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Discussion Starter #1
I'm back on a Vstrom and the first thing to address is the seat...

I'm leaning towards the Suzuki gel seat or the new Airhawk R seat cushion, both in the same price range.

I've read through a lot of postings on the both the gel and airhhawk - good and bad on both.

If you were going to spend $200 ... where you you put your money?
 

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airhawk vs gel

Everyone I've talked to that has had the gel seat said it gets very hot.
I bought an Airhawk 2 for $100 and have been very happy with it. It is
cooler than the vinyl seat. I went from 20 to 30 minutes on stock seat
to about 2 hours on the Airhawk, then with a short break can go 2 more.
I can keep that up for 7 or 8 hours, then my knees and and butt get
to the point where it's not much fun. I don't know about the R, but I
have seen it and it looks good. Hope that helps. Dave
 

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I just ordered an Airhawk R. The distributor in Holland Ohio (near Toledo) has them for $169 with free shipping.

Leaving Friday for an 8 day trip down the Blue Ridge Parkway and riding in the Smokys. I'll let you know how it works out when I get back. :thumbsup:
 

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Given those two choices, I'd try the Airhawk R. About 5 years ago, I borrowed one of the original Airhawks from a friend and tried it on a gel seat because the gel seat wasn't taking care of the pain. Didn't like the Airhawk, but I realize I didn't spend enough time to get the air pressure adjusted correctly. Had too much in it and felt like I was sitting on top of a rubber ball. I've read enough in subsequent years to know that less air pressure inside is better.

But before I'd spend that $200, I'd spend $20 on a set of beads. Actually, that is what I did and it helped a lot until I could save up enough for a Russell.
 

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Update: The Airhawk R was great. I used it on a 7 day, 2200 mile trip from northern Ohio to SE Ohio, WV, down the entire length of the BRP, 3 days of riding in the Smokys and north GA. Also did the ride home from Deals Gap (one day, 600 miles).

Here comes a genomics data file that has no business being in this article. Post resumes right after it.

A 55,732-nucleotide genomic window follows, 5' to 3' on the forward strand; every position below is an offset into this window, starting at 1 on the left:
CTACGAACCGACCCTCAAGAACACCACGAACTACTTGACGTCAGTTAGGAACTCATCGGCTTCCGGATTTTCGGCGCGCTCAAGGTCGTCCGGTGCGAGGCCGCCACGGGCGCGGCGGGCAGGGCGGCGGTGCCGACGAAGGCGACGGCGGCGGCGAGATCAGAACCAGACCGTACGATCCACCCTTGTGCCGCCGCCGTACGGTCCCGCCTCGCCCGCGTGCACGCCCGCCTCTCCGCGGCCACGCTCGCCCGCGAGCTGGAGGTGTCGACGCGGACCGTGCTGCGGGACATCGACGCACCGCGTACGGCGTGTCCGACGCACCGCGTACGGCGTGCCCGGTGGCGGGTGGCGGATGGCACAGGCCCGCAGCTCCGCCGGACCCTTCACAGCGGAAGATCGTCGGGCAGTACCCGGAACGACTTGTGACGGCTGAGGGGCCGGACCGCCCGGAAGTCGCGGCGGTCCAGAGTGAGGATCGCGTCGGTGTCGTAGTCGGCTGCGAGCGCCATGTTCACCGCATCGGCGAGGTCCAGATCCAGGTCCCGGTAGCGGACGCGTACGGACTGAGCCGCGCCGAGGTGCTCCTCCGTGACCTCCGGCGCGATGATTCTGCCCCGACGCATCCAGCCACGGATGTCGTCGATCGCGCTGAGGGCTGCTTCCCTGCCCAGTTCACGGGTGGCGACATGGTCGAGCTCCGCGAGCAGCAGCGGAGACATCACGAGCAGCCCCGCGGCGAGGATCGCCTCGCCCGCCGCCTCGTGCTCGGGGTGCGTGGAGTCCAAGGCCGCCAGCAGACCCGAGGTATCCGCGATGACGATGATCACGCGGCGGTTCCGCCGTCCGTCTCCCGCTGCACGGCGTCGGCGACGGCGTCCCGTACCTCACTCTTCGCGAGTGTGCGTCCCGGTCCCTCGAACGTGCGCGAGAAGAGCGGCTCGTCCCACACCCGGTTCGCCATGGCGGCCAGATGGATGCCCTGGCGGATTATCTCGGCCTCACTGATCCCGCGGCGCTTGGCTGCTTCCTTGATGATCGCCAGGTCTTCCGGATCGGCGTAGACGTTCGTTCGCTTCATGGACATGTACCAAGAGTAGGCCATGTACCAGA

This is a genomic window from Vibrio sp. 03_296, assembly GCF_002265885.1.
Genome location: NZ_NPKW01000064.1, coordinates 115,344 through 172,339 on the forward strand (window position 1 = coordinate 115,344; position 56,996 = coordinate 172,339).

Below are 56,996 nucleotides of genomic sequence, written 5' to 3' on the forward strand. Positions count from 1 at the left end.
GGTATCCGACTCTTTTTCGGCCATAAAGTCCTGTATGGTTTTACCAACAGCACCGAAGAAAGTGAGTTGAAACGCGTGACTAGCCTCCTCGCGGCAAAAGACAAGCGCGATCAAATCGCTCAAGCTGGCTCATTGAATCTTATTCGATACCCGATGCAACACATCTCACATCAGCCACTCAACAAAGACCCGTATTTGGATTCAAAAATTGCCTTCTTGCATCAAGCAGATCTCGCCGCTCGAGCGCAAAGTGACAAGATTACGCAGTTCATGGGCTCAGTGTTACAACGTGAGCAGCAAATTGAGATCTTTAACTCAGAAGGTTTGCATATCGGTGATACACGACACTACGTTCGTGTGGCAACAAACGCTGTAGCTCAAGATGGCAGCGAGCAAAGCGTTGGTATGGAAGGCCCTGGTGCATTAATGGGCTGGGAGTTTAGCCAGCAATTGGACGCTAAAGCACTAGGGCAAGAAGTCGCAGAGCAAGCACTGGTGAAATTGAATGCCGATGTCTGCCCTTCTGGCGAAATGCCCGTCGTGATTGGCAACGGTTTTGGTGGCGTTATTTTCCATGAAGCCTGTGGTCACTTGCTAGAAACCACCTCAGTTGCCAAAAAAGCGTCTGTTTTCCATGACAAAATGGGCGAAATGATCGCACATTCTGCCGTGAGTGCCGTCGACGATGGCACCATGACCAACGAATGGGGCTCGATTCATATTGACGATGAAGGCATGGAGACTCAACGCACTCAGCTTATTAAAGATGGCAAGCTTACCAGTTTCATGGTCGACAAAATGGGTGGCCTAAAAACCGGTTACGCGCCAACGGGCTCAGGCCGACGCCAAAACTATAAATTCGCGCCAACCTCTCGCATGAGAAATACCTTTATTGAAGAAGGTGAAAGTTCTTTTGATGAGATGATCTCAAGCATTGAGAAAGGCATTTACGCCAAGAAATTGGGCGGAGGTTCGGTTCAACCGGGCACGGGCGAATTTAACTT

300-400 miles each day were no problem with the Airhawk. The 600 mile trip home was long and hot....but the pad performed flawlessly.

Probably the best $169 I've ever spent on a motorcycle accessory.
 

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I'm using the Airhawk II on my gel and makes a hell of a difference:thumbup:
Gel is still to firm and holds way to much heat in Vegas.
Mike
 

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Discussion Starter #7
Airhawk R

Thanks for the feedback. I recently decided to go with the Airhawk R.
I'll have to admit I had some reservations about the Airhawk and didn't like the thought of dropping that kind of money on a pad of air - but, I'll have to admit it has increased the comfort level and so far I'm pleasantly surprised.
 

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I'm using the Airhawk II on my gel and makes a hell of a difference:thumbup:
Gel is still to firm and holds way to much heat in Vegas.
Mike
Yes and yes. They are both good. My used Wee came with a gel. I already had the Airhawk from past bikes, which hints at the Airhawk's versatility. Do NOT try standing up with the Airhawk (such as off road) for more than a moment. Mine has never fallen, but ... just saying.

They both raise the seat height about an inch over stock. If you are 6' or taller or have a 34+ inseam then the added legroom is a bonus. For average height or slightly shorter shorter riders, the Sargent may be a good choice and is better than stock hands down.

Yes, the gel gets hot. The gel seat is better the more frequently you ride, as you get conditioned (probably true for any saddle in bicycling, horseback riding, and motorcycling). But I still like it better than the Sargent. In contrast to the gel, the Sargent sits low, cramps my knees a little, and the narrow front makes my, um, nuts sore after 100 miles! Neither of these seats is fantastic in reality! I'll take the warm gel over the Sargent. For those in the market for a gel seat, many of us like the medium sized Alaska sheepskin which actually keeps the gel seat very tolerable in the summer. Further, LDComfort riding shorts (or similer technical. wicking compression shorts) also keep you dry and cool.